Sturbin: Remembering A Great Racing Voice
By John Sturbin | Senior Writer
It’s been said that everyone remembers where they were and what they were doing on Friday, Nov. 22, 1963, and how they learned that President John F. Kennedy had been assassinated in Dallas.
I was sitting at a desk in a classroom at Transfiguration School, a Catholic grammar school in my hometown of Rome, N.Y., where the news of Kennedy’s shooting hit particularly hard. Not only was Kennedy young and handsome and charismatic, he was the first Catholic elected to the nation’s highest office – an heroic role model to all in our parish.
That said, I knew something tragic was occurring when the typically unshakeable Felician Sisters stood crying, en masse, just outside our classroom door.
Then shortly after lunchtime, a portable TV was rolled into the front of the classroom. And I remember watching with my junior high classmates as legendary CBS anchorman Walter Cronkite confirmed our greatest fears in a short and emotional few sentences.
The tears that started flowing then continued well into the following week, framing an event that marked the end of American innocence and the emerging power of the live television broadcast.
There is another moment from that time frame that conjures up similar memories, and it has to do with the man synonymous with the phrase “the thrill of victory and the agony of defeat.”
Monday, June 7, marked the second anniversary of the death of sportscaster Jim McKay at age 86. To this generation of racing fans, McKay was a man in a natty blazer in mostly grainy black-and-white footage. But if you were a pre-pubescent kid obsessed with all sports, especially motorsports, during the 1960s, “ABC’s Wide World of Sports” was must-see TV.
McKay – born James Kenneth McManus – was its recurring star. A former newspaper reporter with the “Baltimore Sun,” McKay hosted “Wide World” from 1961 to 1998 – a period during which his dramatic voice-over of the program’s introduction morphed into American pop culture.
Decades before the advent of cable TV and ESPN’s 24-hour format highlighted by hour-long SportsCenter telecasts, ESPN2 and ESPN News – much less an entire Speed network devoted to motorsports – there was “Wide World.” For all practical purposes, the program was the only outlet you could count on for delayed highlights of whatever big race ABC chose to cover.
A typical 90-minute program, from 5 to 6:30 p.m. on the East Coast, never was fully devoted to NASCAR’s Daytona 500 or the NHRA’s U.S. Nationals or Formula One’s Monaco Grand Prix. You likely would have to sit through three or four segments – from cliff diving in Mexico to barrel jumping on ice skates at Lake Placid, N.Y. – to enjoy a “Reader’s Digest”-style version of any race other than the Indianapolis 500.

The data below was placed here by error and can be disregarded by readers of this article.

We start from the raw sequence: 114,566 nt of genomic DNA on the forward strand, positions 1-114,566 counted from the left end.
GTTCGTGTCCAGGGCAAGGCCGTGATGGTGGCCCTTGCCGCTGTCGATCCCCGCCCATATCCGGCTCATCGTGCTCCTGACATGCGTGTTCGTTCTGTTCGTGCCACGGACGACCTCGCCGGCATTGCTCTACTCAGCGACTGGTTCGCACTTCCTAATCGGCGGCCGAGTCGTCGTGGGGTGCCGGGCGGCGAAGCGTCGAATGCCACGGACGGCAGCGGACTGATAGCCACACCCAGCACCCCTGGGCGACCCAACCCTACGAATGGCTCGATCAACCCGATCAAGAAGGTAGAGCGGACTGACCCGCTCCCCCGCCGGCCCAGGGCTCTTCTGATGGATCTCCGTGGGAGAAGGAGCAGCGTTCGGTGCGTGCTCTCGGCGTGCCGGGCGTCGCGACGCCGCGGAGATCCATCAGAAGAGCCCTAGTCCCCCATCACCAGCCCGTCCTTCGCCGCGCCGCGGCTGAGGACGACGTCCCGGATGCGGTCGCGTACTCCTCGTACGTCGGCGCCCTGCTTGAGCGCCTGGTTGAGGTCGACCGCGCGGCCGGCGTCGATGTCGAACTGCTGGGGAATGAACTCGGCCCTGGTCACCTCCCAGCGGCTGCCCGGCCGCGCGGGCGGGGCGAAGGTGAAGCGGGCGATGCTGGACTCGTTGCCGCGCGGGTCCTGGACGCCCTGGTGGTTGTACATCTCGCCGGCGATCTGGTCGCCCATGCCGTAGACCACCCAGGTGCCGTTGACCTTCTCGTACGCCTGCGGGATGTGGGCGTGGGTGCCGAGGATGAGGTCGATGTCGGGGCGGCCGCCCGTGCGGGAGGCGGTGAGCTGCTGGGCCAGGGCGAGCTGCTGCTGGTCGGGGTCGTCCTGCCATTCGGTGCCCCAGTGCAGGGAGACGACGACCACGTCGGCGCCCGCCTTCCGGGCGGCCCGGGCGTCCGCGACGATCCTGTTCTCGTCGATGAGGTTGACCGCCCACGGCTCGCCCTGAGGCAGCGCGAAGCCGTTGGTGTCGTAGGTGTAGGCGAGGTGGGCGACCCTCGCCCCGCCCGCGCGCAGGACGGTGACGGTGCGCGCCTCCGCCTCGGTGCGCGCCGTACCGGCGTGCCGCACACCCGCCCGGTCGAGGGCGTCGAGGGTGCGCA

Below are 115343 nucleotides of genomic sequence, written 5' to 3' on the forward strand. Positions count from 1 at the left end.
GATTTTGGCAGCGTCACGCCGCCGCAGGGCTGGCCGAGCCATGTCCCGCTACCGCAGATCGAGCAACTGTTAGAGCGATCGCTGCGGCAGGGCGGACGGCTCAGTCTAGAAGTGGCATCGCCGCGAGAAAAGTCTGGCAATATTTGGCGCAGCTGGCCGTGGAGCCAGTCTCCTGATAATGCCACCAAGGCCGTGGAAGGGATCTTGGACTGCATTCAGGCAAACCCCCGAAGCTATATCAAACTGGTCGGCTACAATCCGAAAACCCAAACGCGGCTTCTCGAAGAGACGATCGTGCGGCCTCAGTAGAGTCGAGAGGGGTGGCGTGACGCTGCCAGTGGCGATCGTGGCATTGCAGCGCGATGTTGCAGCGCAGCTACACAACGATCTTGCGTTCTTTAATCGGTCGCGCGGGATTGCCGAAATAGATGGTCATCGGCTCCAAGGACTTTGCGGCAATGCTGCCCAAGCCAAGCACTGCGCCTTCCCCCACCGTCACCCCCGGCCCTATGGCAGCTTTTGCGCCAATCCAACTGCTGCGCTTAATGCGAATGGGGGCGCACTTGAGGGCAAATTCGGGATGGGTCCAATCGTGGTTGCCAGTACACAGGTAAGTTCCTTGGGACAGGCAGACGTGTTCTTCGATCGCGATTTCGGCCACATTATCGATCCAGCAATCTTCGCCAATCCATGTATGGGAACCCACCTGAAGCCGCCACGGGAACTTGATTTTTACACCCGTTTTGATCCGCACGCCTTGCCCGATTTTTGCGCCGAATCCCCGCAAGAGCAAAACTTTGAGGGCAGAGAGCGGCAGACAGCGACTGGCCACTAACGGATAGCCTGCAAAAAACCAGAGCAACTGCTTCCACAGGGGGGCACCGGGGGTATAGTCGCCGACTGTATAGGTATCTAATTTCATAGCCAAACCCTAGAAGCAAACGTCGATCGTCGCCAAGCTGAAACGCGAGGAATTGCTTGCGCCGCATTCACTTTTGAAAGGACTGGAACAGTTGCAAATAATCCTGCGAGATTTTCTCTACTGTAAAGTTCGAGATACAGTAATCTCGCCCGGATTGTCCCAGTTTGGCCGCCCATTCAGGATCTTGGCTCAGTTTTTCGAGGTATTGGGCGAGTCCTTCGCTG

“Wide World” was where I was introduced to Scotsman Jim Clark, who along with Californian Dan Gurney, had ushered in the rear-engine revolution at Indianapolis Motor Speedway in 1963 driving Colin Chapman’s tiny Lotus/Fords. A few months after winning the 1965 Indy 500 in the No. 82 Lotus/Ford with NASCAR’s Wood Brothers as his pit crew, Clark became a two-time F1 World Driving Champion. On the walls of my room, Clark already had replaced A.J. Foyt Jr. as my racing hero.
And so on the afternoon of April 7, 1968, at approximately 6 p.m., I was driving my dad’s ‘67 Mustang home from a friend’s house across town. Fiddling with the radio, I thought I heard a broadcaster say that “Formula One champion Jim Clark has been killed in a crash in Germany.”
Is that what I just heard? How can I find out if this is true? I was about a mile and-a-half from home and hurried to get there. I ran into the living room and turned the TV onto “Wide World.”
With about eight minutes left in the program, McKay appeared in-studio, and my heart sank. This did not look like part of the original programming. And then McKay somberly confirmed my worst fears, that Clark had died after crashing in a Formula 2 race at the Hockenheimring.
McKay truly was the man to deliver the sad news, as he previously had befriended Clark and traveled to his hometown of Duns to produce what was then a rare profile of the shy champion.
The dominant driver of his era, Clark was a sheep farmer by trade, a profession light years away from the glamour of F1. Over footage of Clark walking around his property, McKay eulogized the driver who, with 33 F1 pole positions and 25 victories in 72 starts, was dead at age 32.
Clark was the first, but unfortunately not the last, racing hero of mine to die on-track. And that is why McKay’s poignant reporting of that particular Saturday afternoon remains frozen in my memory.
McKay covered 12 Olympics and earned 12 Emmy Awards during his career, including one for sports and one for news for his coverage of the massacre of 11 hostages during the 1972 Summer Olympics in Munich, Germany.
Ironically, the careers of McKay and Cronkite were linked as far back as 1960. According to Wikipedia, McKay originally was selected to be lead broadcaster for CBS’ coverage of the 1960 Winter Olympics. However, he was replaced by Cronkite after suffering a mental breakdown. McKay recovered and hosted the 1960 Summer Olympics from the CBS Television studio in Grand Central Terminal. His hall of fame broadcasting career was off-and-running.
Fittingly, McKay said during a 2003 HBO documentary chronicling his life and career that in spite of those two Emmys from the 1972 Olympics, he was most proud of a telegram he had received from Cronkite the day after the massacre in Munich, praising his tireless on-air work.
It was another of those heartbreaking moments you never can forget, similar to when Cronkite delivered the unthinkable news about JFK.
– John Sturbin can be reached at firstname.lastname@example.org Comments